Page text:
DALLAS — Federal regulators are proposing a $2.5 million penalty against a sister carrier of American Airlines for not making sure crews had accurate information about the weight of baggage on dozens of flights.
The Federal Aviation Administration announced the penalty today against AMR Corp.'s American Eagle.
Incorrect takeoff weights are considered a safety hazard if pilots rely on faulty information when determining the right speed for takeoff and landing.
The FAA charged that Eagle operated at least 39 flights after being told of the problem.
American Eagle representatives did not immediately return a call for comment.
The FAA said that between January and October 2008, Eagle operated at least 154 flights in which baggage weight listed on cargo records differed from data entered into an automated system for tracking and balancing weight.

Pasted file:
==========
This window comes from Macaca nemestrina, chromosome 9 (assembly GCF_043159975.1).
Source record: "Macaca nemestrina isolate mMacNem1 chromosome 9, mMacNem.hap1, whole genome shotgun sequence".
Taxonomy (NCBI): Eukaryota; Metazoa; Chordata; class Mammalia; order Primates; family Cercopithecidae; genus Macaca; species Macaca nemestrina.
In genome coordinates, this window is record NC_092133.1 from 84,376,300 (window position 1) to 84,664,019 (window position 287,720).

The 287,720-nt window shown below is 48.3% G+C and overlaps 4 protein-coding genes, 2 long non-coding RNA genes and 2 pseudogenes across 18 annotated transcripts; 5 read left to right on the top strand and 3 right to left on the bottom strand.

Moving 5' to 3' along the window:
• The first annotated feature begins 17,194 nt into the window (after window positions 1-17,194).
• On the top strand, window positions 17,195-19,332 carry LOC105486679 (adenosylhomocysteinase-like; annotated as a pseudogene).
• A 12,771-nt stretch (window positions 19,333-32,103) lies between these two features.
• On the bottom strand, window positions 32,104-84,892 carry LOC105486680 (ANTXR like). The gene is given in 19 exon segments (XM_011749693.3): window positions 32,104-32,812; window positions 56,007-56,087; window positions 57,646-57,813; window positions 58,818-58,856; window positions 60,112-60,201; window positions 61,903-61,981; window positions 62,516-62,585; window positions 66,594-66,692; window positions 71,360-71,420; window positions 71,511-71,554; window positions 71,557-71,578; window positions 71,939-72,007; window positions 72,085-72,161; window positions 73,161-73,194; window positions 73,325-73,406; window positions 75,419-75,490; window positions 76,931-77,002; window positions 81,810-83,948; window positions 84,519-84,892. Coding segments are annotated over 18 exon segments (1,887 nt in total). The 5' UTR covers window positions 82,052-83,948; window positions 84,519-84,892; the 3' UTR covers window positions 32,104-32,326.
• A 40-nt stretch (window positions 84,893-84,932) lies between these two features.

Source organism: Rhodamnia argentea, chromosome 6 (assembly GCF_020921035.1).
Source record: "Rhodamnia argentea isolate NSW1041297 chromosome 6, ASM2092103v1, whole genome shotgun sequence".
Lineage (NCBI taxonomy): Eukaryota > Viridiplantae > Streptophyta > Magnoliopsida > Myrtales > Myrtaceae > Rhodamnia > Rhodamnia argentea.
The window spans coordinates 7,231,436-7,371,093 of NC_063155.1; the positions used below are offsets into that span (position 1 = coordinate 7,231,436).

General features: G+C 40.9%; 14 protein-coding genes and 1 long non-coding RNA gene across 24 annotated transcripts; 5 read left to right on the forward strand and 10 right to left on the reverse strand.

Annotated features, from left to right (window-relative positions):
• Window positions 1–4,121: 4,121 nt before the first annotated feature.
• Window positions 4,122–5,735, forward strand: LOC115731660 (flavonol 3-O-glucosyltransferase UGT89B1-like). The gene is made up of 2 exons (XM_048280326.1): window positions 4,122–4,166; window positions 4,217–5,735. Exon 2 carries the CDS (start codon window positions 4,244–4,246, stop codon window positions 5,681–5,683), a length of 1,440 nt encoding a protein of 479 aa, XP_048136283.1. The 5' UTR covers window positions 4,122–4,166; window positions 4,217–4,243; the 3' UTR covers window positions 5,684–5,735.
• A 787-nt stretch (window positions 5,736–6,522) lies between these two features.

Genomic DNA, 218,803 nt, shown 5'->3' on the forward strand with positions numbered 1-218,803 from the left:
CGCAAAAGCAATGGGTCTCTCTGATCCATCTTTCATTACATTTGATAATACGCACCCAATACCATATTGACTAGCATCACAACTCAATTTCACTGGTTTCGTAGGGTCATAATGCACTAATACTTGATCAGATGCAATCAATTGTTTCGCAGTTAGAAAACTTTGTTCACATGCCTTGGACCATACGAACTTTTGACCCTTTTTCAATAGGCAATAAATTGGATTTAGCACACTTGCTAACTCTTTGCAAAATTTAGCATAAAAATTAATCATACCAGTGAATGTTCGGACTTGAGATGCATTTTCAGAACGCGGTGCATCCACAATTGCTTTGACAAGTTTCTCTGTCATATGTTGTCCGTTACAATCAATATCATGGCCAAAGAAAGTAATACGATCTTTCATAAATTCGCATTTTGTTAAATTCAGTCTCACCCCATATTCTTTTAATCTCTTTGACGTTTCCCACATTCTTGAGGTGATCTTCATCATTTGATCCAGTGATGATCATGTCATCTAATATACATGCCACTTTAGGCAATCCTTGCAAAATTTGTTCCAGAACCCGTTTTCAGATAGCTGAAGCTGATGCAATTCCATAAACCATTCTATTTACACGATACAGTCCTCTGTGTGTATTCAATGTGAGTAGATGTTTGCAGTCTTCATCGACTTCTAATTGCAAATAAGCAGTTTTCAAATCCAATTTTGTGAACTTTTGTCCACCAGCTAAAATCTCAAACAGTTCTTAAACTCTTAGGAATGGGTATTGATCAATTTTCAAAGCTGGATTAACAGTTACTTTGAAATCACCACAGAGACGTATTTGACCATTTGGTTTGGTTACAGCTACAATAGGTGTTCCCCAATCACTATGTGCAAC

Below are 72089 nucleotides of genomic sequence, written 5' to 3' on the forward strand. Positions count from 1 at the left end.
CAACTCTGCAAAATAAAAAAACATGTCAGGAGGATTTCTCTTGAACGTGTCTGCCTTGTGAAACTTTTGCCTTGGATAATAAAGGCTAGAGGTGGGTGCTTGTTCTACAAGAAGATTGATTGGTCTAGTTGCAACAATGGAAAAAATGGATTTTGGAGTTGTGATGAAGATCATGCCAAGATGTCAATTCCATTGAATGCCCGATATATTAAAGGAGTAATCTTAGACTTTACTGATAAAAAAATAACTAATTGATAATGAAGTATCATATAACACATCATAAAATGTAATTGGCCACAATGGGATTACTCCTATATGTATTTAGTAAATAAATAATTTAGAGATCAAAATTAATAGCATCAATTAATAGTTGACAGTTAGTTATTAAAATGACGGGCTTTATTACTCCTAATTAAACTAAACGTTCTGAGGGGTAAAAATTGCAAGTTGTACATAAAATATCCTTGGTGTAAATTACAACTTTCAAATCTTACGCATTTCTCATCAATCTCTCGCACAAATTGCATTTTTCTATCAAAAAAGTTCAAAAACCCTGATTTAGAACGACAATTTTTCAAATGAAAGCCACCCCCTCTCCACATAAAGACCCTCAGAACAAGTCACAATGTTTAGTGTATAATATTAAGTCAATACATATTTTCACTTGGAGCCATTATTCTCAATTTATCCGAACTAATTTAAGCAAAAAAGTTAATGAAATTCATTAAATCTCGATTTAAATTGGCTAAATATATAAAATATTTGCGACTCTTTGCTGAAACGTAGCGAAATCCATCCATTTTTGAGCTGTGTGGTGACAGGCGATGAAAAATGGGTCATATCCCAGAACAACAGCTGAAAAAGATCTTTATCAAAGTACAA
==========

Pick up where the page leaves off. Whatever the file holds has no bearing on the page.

The agency said that Eagle eventually corrected the situation by changing its operating manual to ensure that proper weight and balance information is confirmed.
"The traveling public has to be confident that airlines are following important safety rules," Transportation Secretary Ray LaHood said. "When they are not operating to the highest levels of safety, they are subject to stiff fines."
Eagle has 30 days to respond to the FAA.
Weight and balance of cargo is considered a more significant issue for the kinds of smaller jets typically operated by Eagle and other regional carriers. Eagle often connects passengers from secondary airports to main hub airports served by American Airlines.